Lead Generation on Twitter — It Can Be Done!

Some companies are finally starting to grasp the importance of social media marketing, while other late adopters are still behind in this constantly growing reality. Last week, I listened to a webinar led by Anne Mercogliano, Kipp Bodnar, and Amanda Felson, who discussed several twitter-related subjects that highlight the benefits of the social network as a marketing channel.

Afterward, I signed off with some very useful nuggets of information that I’m surely going to incorporate into my marketing tactics. For those who missed it, here are some main takeaways.

Without a content strategy, your social ship is sunk.

There’s only one place to start when approaching Twitter marketing, and that’s content strategy. All social media platforms give you a stage to display your content, but doing so should be done in a strategic fashion or you will just be wasting your time.

Mouse stickersPut a plan in place and execute it. The first question to ask is, “what is the purpose of your content?” Content can highlight a promotion or marketing need, but overall should add value and help your audience.

The next question to ask after you’ve created your content is, “what do you do with it?” Plan and schedule it out.  Much like a dancer who practices a routine hundreds of times before performing in front of a live audience, a marketer looking to publish content should have a schedule in place to maximize its success.

Mix up your direct and indirect lead generation.

You need a good mix of direct and indirect lead generation. During the webinar, they recommended following an 80/20 ratio: 80% indirect and 20% direct.

Think back to advertising 101 and the concept of push vs. pull ads. Direct lead generation relates to the term “push” as push for action, with calls to action and being direct about your goal. Direct lead generation focuses on clearly stating the reason for the content and the call to action.

Ex. Writing an eBook? Check out our five templates and sign-up for our eBook guide.  

On the other hand, indirect lead generation resembles the “pull” tactic; where you pull your audience in with quality content that engages them. You build a relationship with your audience through the implantation of meaningful, quality content.

Ex. Writing an eBook? Here are a few examples to get inspired. 

Take advantage of lead generation cards.

This was one topic that I was not too familiar with but glad I was introduced to. Lead generations cards are a great tool provided by Twitter that makes it easy to include promotions or calls-to-action in your timeline.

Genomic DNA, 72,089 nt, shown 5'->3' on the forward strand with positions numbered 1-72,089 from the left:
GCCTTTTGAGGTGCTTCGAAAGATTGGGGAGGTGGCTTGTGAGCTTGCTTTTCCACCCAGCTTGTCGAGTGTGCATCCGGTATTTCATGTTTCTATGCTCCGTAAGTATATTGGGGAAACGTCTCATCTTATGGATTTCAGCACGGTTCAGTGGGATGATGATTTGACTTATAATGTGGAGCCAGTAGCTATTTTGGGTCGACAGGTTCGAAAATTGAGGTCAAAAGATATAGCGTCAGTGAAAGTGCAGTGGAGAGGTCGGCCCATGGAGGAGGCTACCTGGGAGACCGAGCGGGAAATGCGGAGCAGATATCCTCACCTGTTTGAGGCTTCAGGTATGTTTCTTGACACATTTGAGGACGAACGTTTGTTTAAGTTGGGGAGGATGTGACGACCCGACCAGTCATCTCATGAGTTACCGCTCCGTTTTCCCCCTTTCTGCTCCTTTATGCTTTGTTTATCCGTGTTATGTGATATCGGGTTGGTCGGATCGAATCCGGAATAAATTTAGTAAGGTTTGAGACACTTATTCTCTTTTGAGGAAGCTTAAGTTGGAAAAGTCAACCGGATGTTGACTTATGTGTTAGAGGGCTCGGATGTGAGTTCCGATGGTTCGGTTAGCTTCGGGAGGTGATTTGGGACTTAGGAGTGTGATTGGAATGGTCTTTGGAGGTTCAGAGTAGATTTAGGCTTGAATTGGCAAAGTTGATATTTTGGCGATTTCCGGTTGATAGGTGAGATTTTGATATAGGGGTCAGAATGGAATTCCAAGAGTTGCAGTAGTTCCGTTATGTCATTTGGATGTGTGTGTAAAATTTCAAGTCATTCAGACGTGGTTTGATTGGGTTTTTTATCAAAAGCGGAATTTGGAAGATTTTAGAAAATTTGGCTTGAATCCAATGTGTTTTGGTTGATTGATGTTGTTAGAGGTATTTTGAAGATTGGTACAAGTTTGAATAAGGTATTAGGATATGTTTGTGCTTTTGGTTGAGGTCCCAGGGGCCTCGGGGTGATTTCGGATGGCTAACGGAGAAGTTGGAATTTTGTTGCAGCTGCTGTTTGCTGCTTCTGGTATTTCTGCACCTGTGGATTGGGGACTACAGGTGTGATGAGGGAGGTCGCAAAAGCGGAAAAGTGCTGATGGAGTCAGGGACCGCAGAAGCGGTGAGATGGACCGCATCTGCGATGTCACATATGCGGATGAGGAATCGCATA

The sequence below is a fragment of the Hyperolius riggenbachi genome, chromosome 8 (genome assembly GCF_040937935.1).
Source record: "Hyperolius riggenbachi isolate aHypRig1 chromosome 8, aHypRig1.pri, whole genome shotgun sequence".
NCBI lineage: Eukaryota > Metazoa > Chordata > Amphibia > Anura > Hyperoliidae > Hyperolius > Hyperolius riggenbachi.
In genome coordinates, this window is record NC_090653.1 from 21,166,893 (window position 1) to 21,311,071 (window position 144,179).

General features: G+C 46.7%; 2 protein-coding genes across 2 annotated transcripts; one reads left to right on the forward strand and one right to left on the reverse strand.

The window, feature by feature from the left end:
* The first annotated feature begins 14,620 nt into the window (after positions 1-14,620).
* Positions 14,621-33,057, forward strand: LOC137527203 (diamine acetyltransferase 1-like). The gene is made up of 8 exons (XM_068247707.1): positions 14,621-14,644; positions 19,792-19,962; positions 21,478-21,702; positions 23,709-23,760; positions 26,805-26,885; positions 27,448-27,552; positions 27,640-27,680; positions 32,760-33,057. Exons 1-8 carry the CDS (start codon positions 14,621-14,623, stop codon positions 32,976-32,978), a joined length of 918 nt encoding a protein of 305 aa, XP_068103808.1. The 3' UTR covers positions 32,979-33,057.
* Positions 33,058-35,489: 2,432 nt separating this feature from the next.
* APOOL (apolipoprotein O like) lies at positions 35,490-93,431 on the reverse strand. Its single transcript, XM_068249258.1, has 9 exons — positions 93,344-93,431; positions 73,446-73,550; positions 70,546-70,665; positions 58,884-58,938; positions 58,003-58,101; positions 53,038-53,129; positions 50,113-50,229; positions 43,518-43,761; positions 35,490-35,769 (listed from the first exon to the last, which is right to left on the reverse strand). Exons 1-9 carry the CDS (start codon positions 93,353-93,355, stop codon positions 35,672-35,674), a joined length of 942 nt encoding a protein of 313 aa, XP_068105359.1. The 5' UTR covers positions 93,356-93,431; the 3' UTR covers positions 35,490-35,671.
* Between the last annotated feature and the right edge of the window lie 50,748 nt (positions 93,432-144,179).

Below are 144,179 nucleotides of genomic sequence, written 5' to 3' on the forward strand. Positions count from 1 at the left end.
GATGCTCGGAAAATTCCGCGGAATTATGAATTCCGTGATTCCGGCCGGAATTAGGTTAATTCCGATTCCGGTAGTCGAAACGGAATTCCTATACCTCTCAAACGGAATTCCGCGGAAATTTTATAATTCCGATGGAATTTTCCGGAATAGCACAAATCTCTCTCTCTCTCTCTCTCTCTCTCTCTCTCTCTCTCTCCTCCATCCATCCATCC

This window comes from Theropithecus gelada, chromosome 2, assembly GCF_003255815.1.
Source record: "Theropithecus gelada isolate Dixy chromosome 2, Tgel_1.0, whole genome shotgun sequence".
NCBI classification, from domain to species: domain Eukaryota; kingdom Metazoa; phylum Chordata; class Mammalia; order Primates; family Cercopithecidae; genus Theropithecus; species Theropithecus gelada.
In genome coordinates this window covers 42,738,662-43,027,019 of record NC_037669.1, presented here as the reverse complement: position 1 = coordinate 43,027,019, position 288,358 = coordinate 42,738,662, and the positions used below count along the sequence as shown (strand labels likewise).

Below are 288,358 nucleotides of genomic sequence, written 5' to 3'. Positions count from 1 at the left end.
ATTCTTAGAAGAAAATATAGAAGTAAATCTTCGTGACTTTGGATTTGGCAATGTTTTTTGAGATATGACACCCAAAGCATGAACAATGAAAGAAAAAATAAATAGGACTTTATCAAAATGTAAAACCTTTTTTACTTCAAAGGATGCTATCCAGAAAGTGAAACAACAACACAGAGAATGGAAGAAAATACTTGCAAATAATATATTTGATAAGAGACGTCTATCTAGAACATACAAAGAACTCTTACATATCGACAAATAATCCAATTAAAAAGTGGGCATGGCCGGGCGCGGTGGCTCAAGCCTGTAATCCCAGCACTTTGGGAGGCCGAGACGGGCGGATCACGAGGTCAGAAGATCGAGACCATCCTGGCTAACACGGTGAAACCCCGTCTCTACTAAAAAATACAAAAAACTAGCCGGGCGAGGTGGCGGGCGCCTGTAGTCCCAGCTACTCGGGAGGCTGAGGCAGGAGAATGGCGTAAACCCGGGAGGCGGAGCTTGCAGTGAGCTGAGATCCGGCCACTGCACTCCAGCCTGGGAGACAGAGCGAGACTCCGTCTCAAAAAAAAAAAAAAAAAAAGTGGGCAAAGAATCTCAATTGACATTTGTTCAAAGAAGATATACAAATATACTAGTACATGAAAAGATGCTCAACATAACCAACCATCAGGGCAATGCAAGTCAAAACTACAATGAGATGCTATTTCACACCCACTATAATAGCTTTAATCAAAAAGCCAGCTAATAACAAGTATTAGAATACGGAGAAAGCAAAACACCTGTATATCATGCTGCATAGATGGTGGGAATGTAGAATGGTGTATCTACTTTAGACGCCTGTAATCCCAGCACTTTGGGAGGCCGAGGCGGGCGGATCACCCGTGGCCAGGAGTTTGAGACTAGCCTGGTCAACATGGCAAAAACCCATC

A lead generation card is made up of four parts: an offer, an image, a short description, and a call-to-action. This makes it easy to not only promote a special but also gather valuable information from those who engage with the card. Information of the user is sent to a file that can later be used to target later.

Make this non-visual Platform visual.

Out of all the social media platforms out there, Twitter might be the least visual of them all, but that doesn’t mean you shouldn’t be visual with your tweets. It’s proven that tweets that include an image are at least twice as likely to get a response.

copypresstwitterVisually appealing content will always be more successful no matter the platform. There must be a balance though. As advised by Kipp Bodnar, a good formula to follow is a 4:1 ratio. For every 5 tweets you send, one should be visually attracting.

Advertise to amplify content.

The last takeaway is one that I am familiar with and believe in a lot as a means of expanding your reach past the followers you already have. Advertising on Twitter amplifies your content and exposes it to others who otherwise wouldn’t have seen it.  The best practice is to promote the most successful organic tweets. Tweets with high engagement numbers have already proven their effectiveness and will yield high results when exposed to a larger audience.

Twitter has become a must use  platform for anyone looking to keep up with the evolving digital marketing world, and as a relatively new form of marketing it is always helpful to receive tips on how to use it properly. If you were unable to catch the webinar live, or, are looking for more information than what I provided in this post, here is the slideshow.

About the author

Michael Becerra

Michael Becerra is the Curation Manager of CopyPress. As a graduate from the advertising program at USF he is naturally passionate about content, creative ads, social media, and digital marketing. When he’s away from work, Michael enjoys watching sports, playing sports, and listening to good music.